Georgia State Starts Innovative Research Groups Through Second Century Initiative

Georgia State University is starting four new innovative and interdisciplinary research groups under the fifth round of its Second Century Initiative, aiming to bolster a higher level of research and academic performance.

The Second Century Initiative (2CI) calls for the recruitment of top-notch faculty members to the university, with the goal of building internationally recognized… more »

Variations in Neuronal Networks Could Explain Traumatic Brain Injury Outcomes

A team of researchers at the Neuroscience Institute at Georgia State University has discovered that hidden differences in the properties of neural circuits can account for whether animals are behaviorally susceptible to brain injury. These results could have implications for the treatment of brain trauma.

People vary in their responses to stroke and trauma, which… more »

Chimp Intelligence “Runs In Families,” Environment Less Important, Study Finds

A chimpanzee’s intelligence is largely determined by its genes, while environmental factors may be less important than scientists previously thought, according to a Georgia State University research study.

The study found that some, but not all, cognitive, or mental, abilities, in chimpanzees depend significantly on the genes they inherit. The findings are reported in the… more »

Fresh Ink: Sea Slug Product Could Heal Wounds, Protect Ships

The sea slug Aplysia californica is a slimy, homely creature that can be found at low tide along the California shore.

When this creature feels threatened in its underwater habitat, it releases a bright purple ink laced with anti-predator chemicals.

Georgia State researchers are studying the powerful antimicrobials in that ink and developing applications that… more »

New book examines Eudora Welty’s “Tyrannous Eye”

Most people know of Eudora Welty as a fiction writer, the author of such works as the Pulitzer-Prize-winning “The Optimist’s Daughter.” But Welty considered a career as a photographer before she ever published a story, and wrote a large body of non-fiction – including essays, letters, and autobiography – after she made her name.

In… more »

Arts and Sciences offering eight new dual degree programs

The College of Arts and Sciences will offer eight new dual degree programs starting this fall – programs which will allow qualified students to complete a bachelor’s and a master’s degree in five years.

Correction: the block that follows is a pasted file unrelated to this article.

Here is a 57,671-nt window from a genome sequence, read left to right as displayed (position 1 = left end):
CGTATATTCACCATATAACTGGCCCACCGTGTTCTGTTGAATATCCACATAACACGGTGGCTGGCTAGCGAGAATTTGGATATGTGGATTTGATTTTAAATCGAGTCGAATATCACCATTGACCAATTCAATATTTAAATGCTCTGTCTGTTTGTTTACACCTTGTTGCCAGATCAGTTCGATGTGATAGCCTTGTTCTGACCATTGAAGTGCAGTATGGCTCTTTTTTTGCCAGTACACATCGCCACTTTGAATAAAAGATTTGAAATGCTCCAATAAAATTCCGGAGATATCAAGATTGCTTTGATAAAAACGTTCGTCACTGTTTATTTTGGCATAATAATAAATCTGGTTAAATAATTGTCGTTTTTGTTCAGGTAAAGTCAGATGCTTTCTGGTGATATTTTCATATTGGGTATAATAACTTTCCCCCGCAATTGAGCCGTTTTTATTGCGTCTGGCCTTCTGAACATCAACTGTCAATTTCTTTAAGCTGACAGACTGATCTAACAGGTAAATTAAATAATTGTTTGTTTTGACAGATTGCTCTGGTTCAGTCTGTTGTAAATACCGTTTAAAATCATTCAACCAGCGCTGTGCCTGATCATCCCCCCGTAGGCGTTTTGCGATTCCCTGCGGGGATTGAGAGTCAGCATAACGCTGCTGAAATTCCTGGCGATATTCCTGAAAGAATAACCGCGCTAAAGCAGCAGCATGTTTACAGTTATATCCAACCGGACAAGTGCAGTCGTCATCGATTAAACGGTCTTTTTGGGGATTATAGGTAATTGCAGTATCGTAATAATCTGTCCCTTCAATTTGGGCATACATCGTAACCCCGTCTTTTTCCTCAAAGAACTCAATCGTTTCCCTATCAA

The new degree programs are as follows:

B.A. in Art, Art History concentration / M.A. in Art History (Welch School… more »

Black professional men feel strong solidarity – with women

Race representative? Impostor? “Super-brother”? Black professional men must navigate a wide range of stereotypes in the workplace, according to new research by Associate Professor Adia Harvey Wingfield. Perhaps her most surprising finding, however, is that those struggles make many black professional men more sympathetic to professional women – of any race.

“A lot of… more »

Biology Professor gets $7.5 Million to Study How Body Breaks Down Fat

Timothy J. Bartness, a Regents’ Professor of Biology and director of the Center for Obesity Reversal at Georgia State University, has received a five-year, $2.5 million renewal of the MERIT (Method to Extend Research in Time) Award from the National Institute of Diabetes and Digestive and Kidney Diseases (NIDDK) to study lipolysis, the breakdown of… more »

Neuroscience programs rank eighth in nation, say graduate students

The graduate neuroscience programs at Georgia State University are the eighth best in the nation, according to a survey that graduate students themselves filled out on graduateprograms.com.

The online survey comprises 15 questions, covering topics such as academic competitiveness, career support, financial aid and the quality of networking opportunities.

Georgia State’s… more »